# A4 Neural Network Classifier¶

## NeuralNetworkClassifier¶

Starting with the NeuralNetwork class defined in Lecture Notes 12, complete the subclass NeuralNetworkClassifier as discussed.

## percent_correct¶

When trying to classify real data, we need a way to evaluate our performance. One way is to just calculate the percent of samples correctly classified, and to show a confusion matrix. Define the function percent_correct(Y, T), that returns the percent of samples correctly classified, given T as a column matrix of class labels, and Y as the column matrix of classes predicted by use.

In :
import numpy as np

In :
X = np.array([[0, 0], [1, 0], [0, 1], [1, 1]])
T = np.array([, , , ])
X, T

Out:
(array([[0, 0],
[1, 0],
[0, 1],
[1, 1]]),
array([,
,
,
]))
In :
np.random.seed(111)
nnet = NeuralNetworkClassifier(2, , 2)

In :
nnet.Ws

Out:
[array([[ 0.12952296, -0.38212533, -0.07383268,  0.31091752, -0.23633798,
-0.40511172, -0.55139454, -0.09211682, -0.30174387, -0.18745848],
[ 0.56662595, -0.3028474 , -0.48359706,  0.19583749,  0.13999926,
-0.26066957, -0.03900416, -0.44067096, -0.49195143,  0.46277416],
[ 0.33943873,  0.39325596,  0.36397022,  0.56690583,  0.08922813,
0.36230683, -0.09085429, -0.5456561 , -0.05295844, -0.45573018]]),
array([[ 0.19129089,  0.11923431],
[ 0.03936858, -0.13614606],
[ 0.30059098, -0.21826885],
[ 0.06959828, -0.00902345],
[-0.05727085,  0.13739817],
[-0.10684722, -0.05997329],
[-0.10916737,  0.26968491],
[ 0.25249064,  0.18925528],
[-0.28096209,  0.2673639 ],
[ 0.27162504,  0.18488136],
[-0.01128977,  0.2814664 ]])]

If you add some print statements in neg_log_likelihood functions, you can compare your output to the following results.

In :
nnet.train(X, T, 1, 0.1, method='sgd')

In neg_log_likelihood: arguments are
X (standardized):
[[-1. -1.]
[ 1. -1.]
[-1.  1.]
[ 1.  1.]]
T (indicator vars):
[[1 0]
[0 1]
[0 1]
[1 0]]

In neg_log_likelihood: result of call to self.forward is:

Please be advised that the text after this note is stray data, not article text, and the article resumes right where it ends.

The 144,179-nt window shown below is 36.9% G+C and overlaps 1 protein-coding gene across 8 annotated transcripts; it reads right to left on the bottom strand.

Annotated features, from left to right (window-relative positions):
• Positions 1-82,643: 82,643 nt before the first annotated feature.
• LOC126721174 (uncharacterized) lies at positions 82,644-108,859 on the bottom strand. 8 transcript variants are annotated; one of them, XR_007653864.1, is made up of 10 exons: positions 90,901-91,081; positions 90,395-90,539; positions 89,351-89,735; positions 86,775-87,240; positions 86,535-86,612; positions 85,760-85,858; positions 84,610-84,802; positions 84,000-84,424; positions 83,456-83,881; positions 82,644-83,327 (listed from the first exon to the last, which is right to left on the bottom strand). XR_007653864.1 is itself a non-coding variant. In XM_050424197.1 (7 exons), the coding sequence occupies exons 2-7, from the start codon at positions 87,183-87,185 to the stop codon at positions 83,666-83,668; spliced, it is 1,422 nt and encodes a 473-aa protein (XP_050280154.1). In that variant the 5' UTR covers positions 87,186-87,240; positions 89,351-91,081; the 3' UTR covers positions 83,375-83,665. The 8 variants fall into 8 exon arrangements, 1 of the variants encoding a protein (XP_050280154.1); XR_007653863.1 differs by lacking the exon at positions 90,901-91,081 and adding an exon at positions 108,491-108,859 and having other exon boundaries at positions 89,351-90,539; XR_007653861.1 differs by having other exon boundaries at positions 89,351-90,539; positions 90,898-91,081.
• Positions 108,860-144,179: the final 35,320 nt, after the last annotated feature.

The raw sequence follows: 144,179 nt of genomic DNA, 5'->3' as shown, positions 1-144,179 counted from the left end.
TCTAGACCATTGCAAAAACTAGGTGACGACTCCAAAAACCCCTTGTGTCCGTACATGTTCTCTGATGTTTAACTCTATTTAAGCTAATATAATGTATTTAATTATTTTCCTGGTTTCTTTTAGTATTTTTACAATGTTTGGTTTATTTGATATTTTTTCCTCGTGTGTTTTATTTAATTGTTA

[array([[-0.65071726, -0.44024437,  0.04576217, -0.42339865, -0.43460927,
-0.46740829, -0.39822372,  0.71346703,  0.23848393, -0.19208626],
[ 0.34231299, -0.79254131, -0.72655903, -0.06007838, -0.18346578,
-0.77314041, -0.46175878,  0.0128676 , -0.62959015,  0.62370478],
[-0.09735492,  0.30405172,  0.64909581,  0.5928089 , -0.27947188,
0.2144819 , -0.53935438, -0.19458859,  0.13639376, -0.80263068],
[ 0.77613968, -0.28371417, -0.19108161,  0.79083647, -0.00711046,
-0.294489  , -0.59233336, -0.79262132, -0.68931726, -0.1784822 ]]), array([[0.4190728 , 0.5809272 ],
[0.42642212, 0.57357788],
[0.59859207, 0.40140793],
[0.59715275, 0.40284725]])]

In neg_log_likelihood: result of np.log(Y + sys.float_info.epsilon) is:
[[-0.86971064 -0.54312982]
[-0.85232554 -0.55586155]
[-0.51317492 -0.9127771 ]
[-0.51558234 -0.90919781]]

neg_log_likelihood returns:
0.3567414532031946
sgd: Epoch 1 Error=0.69995

Out:
NeuralNetwork(2, , 2)
In :
np.exp(-0.35674)

Out:
0.6999544622383824

Now if you comment out those print statements, you can run for more epochs without tons of output.

In :
np.random.seed(111)
nnet = NeuralNetworkClassifier(2, , 2)

In :
nnet.train(X, T, 100, method='scg')

SCG: Epoch 10 Error=0.99066
SCG: Epoch 20 Error=0.99994
SCG: Epoch 30 Error=1.00000

Out:
NeuralNetwork(2, , 2)
In :
nnet.use(X)

Out:
(array([,
,
,
]),
array([[9.99999987e-01, 1.28250653e-08],
[1.01010817e-08, 9.99999990e-01],
[8.80184466e-09, 9.99999991e-01],
[9.99999979e-01, 2.13188420e-08]]))
In :
percent_correct(nnet.use(X), T)

Out:
100.0

Works! The XOR problem was used early in the history of neural networks as a problem that cannot be solved with a linear model. Let's try it. It turns out our neural network code can do this if we use an empty list for the hidden unit structure!

In :
nnet = NeuralNetworkClassifier(2, [], 2)
nnet.train(X, T, 100)   # default method is 'scg'

Out:
NeuralNetwork(2, [], 2)
In :
nnet.use(X)

Out:
(array([,
,
,
]),
array([[0.5, 0.5],
[0.5, 0.5],
[0.5, 0.5],
[0.5, 0.5]]))
In :
percent_correct(nnet.use(X), T)

Out:
50.0

A second way to evaluate a classifier is to calculate a confusion matrix. This shows the percent accuracy for each class, and also shows which classes are predicted in error.

Here is a function you can use to show a confusion matrix.

In :
import pandas

def confusion_matrix(Y_classes, T):
class_names = np.unique(T)
table = []
for true_class in class_names:
row = []
for Y_class in class_names:
row.append(100 * np.mean(Y_classes[T == true_class] == Y_class))
table.append(row)
conf_matrix = pandas.DataFrame(table, index=class_names, columns=class_names)
print('Percent Correct')

In :
confusion_matrix(nnet.use(X), T)

Percent Correct

Out:
0 1
0 50.0 50.0
1 50.0 50.0

## Apply NeuralNetworkClassifier to Images of Handwritten Digits¶